Egypt in Turmoil


From the time Mohamed Morsi was elected as president of Egypt there were continuous protests. This timeline documents these protests. On 22 November 2012, tens of thousands of protesters started to demonstrate against president Mohamed Morsi, after Morsi's government announced a temporary constitutional declaration that in effect granted the president unlimited powers. Morsi deemed the decree necessary to protect the elected constituent assembly from a planned dissolution by judges appointed during the Mubarak-era.

The demonstrations were organized by Egyptian opposition organizations and individuals, mainly liberals, leftists, secularists and Christians. The demonstrations have resulted in violent clashes between Morsi-supporters and the anti-Morsi protesters, with dozens of deaths and hundreds of injuries. Demonstrators gathered outside the presidential palace, which in turn was surrounded by tanks and armored vehicles of the Republican Guard. The anti-Morsi protesters in Cairo were estimated at 200,000, while over 100.000 supporters of Morsi gathered in Cairo to show support. A number of Morsi's advisers resigned in protest, and many judges spoke out against his actions as well. Resignations were tendered by the director of state broadcasting, Rafik Habib (Christian vice president of the Muslim Brotherhood's Freedom and Justice Party), and Zaghloul el-Balshi (general secretary of the commission overseeing the planned constitutional referendum). Seven members of Morsi's 17-member advisory panel resigned in December 2012.

On 8 December 2012, Morsi annulled his temporary decree which had expanded his presidential authority and removed judicial review of his decrees, an Islamist official said, but added that the results of the temporary declaration would still stand. George Isaac of the Constitution Party said that Morsi's declaration did not offer anything new, the National Salvation Front rejected it as an attempt to save face, and the April 6 Movement and Gamal Fahmi of the Egyptian Journalists Syndicate said the new declaration failed to address the "fundamental" problem of the nature of the assembly that the opposition boycotted.


On 22 December, the Constitution supported by Morsi was approved in a national referendum by 64% of the voters, with 32.9% of the electorate voting. The opposition claimed fraud in the process and called for an inquiry.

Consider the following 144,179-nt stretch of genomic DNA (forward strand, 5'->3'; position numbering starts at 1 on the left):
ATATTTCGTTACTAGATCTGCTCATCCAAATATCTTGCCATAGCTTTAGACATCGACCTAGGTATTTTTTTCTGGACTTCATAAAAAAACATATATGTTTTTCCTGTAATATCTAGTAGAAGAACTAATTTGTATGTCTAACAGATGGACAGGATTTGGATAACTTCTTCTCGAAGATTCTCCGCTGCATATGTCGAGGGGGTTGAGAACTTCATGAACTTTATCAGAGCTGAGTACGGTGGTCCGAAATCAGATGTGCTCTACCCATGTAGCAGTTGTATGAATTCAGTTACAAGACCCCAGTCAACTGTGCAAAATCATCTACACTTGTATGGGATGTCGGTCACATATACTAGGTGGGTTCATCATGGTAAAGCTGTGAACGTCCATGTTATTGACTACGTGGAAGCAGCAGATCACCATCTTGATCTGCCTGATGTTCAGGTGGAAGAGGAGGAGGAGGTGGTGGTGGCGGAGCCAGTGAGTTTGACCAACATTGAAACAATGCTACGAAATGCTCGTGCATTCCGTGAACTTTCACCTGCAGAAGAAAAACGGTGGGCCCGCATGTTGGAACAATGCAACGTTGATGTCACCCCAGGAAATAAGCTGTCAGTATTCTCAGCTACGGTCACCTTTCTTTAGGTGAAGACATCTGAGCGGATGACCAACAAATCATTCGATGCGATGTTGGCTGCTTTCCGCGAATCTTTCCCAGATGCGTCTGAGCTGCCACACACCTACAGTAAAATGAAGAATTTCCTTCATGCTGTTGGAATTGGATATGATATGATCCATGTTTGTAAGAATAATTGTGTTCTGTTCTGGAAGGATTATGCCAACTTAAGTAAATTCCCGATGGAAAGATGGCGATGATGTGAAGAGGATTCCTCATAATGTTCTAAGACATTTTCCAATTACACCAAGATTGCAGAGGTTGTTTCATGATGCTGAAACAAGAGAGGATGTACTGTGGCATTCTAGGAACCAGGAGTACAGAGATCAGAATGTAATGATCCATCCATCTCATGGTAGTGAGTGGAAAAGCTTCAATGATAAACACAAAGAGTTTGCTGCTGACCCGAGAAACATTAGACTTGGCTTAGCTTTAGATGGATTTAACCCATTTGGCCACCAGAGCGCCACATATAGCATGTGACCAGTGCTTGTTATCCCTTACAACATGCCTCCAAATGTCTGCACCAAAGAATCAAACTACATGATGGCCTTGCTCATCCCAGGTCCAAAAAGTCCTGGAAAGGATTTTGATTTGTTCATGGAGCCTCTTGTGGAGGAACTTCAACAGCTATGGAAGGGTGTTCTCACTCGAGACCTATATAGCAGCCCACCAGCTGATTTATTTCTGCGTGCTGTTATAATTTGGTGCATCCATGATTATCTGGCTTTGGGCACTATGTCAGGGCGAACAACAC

By 30 June, on the first anniversary of the election of Morsi, tens of thousands of Morsi opponents massed in Tahrir Square and outside the main presidential palace in the Heliopolis suburb demanding Morsi's resignation. Demonstrations were also reported to be in progress in 18 locations across Cairo and in other different locations across the country including Alexandria, El-Mahalla and cities of the Suez Canal. The demonstrations are described as being backed by multiple entities, including the Tamarod movement formed by members of the Egyptian Movement for Change in April 2013 that claims to have collected 22 million signatures calling for President Morsi's resignation.

On the night of 3 July, after a warning 48 hours earlier to intervene, the Egyptian Armed Forces came out with a statement announcing the end of Mohammed Morsi's presidency. In the same statement, the military announced that the constitution was suspended, that a presidential election would be held soon, the chief justice of the constitutional court, Adly Mansour, is now head of the government and that a transitionaltechnocratic government would be formed until the election.

In protest of the partially popular coup, supporters of the ousted President Morsi staged large demonstrations in the Nasr City district of Cairo, and in Alexandria, Luxor, Damanhour and Suez.

After the military coup of 30 June 2013, the Egyptian army cracked down on public media and shut down several news outlets that it deemed pro-morsi, including al-Jazeera.

In what many have deemed a massacre, hundreds of pro-Morsi demonstrators have since been killed in army crackdowns and attacks on pro-Morsi demonstrations. In many cases the army has denied shooting at demonstrators with live ammunition, contrary to eyewitnesses and first hand accounts of western news outlets and local residents.

Muslim Brotherhood: